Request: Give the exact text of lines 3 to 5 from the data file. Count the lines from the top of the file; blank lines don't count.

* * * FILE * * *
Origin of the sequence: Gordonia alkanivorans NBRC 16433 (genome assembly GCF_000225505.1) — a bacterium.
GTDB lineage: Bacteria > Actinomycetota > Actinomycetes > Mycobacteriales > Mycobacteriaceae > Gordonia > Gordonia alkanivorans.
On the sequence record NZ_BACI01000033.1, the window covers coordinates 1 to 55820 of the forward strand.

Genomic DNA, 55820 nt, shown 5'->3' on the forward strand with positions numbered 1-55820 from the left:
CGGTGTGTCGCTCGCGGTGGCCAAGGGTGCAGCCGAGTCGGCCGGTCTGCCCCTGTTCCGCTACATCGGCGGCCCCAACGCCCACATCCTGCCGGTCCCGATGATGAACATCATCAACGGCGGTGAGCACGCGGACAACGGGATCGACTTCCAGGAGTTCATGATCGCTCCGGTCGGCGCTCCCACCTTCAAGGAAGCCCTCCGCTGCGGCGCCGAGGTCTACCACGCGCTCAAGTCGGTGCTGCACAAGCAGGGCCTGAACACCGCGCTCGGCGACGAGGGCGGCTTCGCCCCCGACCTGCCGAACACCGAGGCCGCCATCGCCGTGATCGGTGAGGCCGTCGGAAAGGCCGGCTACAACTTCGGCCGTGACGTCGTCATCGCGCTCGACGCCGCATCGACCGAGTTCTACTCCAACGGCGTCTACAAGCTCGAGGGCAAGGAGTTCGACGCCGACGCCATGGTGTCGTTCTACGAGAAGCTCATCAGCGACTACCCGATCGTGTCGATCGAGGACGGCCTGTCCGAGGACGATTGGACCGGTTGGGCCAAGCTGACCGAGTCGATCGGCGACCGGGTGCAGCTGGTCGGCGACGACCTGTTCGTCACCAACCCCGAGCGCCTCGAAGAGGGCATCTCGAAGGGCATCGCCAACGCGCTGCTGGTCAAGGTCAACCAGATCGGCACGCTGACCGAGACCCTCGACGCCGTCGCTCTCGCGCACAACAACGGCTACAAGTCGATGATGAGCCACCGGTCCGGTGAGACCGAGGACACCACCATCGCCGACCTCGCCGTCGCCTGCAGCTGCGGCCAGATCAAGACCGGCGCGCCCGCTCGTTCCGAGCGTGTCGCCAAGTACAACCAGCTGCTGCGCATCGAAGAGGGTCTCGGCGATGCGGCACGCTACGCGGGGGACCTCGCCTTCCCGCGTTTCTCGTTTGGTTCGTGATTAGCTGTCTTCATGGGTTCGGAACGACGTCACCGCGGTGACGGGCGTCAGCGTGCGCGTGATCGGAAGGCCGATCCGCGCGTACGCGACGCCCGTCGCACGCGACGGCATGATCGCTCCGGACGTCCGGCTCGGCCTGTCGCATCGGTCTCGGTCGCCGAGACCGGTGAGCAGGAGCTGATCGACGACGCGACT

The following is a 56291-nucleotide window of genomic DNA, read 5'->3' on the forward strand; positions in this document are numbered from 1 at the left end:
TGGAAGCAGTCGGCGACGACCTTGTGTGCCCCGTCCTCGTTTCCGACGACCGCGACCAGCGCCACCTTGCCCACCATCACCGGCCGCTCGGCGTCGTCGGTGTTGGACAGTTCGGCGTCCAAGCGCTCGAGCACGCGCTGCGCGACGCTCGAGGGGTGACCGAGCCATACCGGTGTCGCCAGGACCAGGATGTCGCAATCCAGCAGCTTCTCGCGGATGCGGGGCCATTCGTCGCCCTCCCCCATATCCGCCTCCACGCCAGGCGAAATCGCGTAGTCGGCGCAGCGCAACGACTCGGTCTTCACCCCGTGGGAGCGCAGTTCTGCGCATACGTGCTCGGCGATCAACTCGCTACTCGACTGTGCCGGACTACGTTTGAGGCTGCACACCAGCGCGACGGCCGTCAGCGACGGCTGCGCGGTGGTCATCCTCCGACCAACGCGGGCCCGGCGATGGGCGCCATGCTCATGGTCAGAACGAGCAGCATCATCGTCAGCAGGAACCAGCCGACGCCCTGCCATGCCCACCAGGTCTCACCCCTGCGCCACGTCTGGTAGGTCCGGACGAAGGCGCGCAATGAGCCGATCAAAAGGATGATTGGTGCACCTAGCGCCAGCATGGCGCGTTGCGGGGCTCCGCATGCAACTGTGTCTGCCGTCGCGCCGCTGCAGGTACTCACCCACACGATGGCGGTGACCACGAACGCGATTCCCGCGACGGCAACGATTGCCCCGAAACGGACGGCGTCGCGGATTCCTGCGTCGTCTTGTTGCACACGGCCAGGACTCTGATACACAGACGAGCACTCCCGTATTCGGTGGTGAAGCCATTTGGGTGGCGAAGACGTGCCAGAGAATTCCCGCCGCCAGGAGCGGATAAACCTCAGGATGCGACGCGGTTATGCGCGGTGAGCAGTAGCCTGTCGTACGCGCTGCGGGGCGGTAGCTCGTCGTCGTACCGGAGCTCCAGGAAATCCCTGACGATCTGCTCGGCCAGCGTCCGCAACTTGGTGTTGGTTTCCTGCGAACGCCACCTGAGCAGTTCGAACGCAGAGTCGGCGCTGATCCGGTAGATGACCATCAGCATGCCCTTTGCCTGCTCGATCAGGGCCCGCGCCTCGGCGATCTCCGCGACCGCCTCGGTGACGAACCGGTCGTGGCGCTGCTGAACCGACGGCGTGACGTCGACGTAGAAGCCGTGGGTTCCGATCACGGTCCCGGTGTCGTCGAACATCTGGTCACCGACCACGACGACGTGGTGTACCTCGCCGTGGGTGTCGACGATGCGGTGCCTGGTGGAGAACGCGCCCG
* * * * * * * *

On the sequence record NZ_BACI01000033.1, the window covers coordinates 1 to 55820 of the forward strand.

Genomic DNA, 55820 nt, shown 5'->3' on the forward strand with positions numbered 1-55820 from the left:
CGGTGTGTCGCTCGCGGTGGCCAAGGGTGCAGCCGAGTCGGCCGGTCTGCCCCTGTTCCGCTACATCGGCGGCCCCAACGCCCACATCCTGCCGGTCCCGATGATGAACATCATCAACGGCGGTGAGCACGCGGACAACGGGATCGACTTCCAGGAGTTCATGATCGCTCCGGTCGGCGCTCCCACCTTCAAGGAAGCCCTCCGCTGCGGCGCCGAGGTCTACCACGCGCTCAAGTCGGTGCTGCACAAGCAGGGCCTGAACACCGCGCTCGGCGACGAGGGCGGCTTCGCCCCCGACCTGCCGAACACCGAGGCCGCCATCGCCGTGATCGGTGAGGCCGTCGGAAAGGCCGGCTACAACTTCGGCCGTGACGTCGTCATCGCGCTCGACGCCGCATCGACCGAGTTCTACTCCAACGGCGTCTACAAGCTCGAGGGCAAGGAGTTCGACGCCGACGCCATGGTGTCGTTCTACGAGAAGCTCATCAGCGACTACCCGATCGTGTCGATCGAGGACGGCCTGTCCGAGGACGATTGGACCGGTTGGGCCAAGCTGACCGAGTCGATCGGCGACCGGGTGCAGCTGGTCGGCGACGACCTGTTCGTCACCAACCCCGAGCGCCTCGAAGAGGGCATCTCGAAGGGCATCGCCAACGCGCTGCTGGTCAAGGTCAACCAGATCGGCACGCTGACCGAGACCCTCGACGCCGTCGCTCTCGCGCACAACAACGGCTACAAGTCGATGATGAGCCACCGGTCCGGTGAGACCGAGGACACCACCATCGCCGACCTCGCCGTCGCCTGCAGCTGCGGCCAGATCAAGACCGGCGCGCCCGCTCGTTCCGAGCGTGTCGCCAAGTACAACCAGCTGCTGCGCATCGAAGAGGGTCTCGGCGATGCGGCACGCTACGCGGGGGACCTCGCCTTCCCGCGTTTCTCGTTTGGTTCGTGATTAGCTGTCTTCATGGGTTCGGAACGACGTCACCGCGGTGACGGGCGTCAGCGTGCGCGTGATCGGAAGGCCGATCCGCGCGTACGCGACGCCCGTCGCACGCGACGGCATGATCGCTCCGGACGTCCGGCTCGGCCTGTCGCATCGGTCTCGGTCGCCGAGACCGGTGAGCAGGAGCTGATCGACGACGCGACT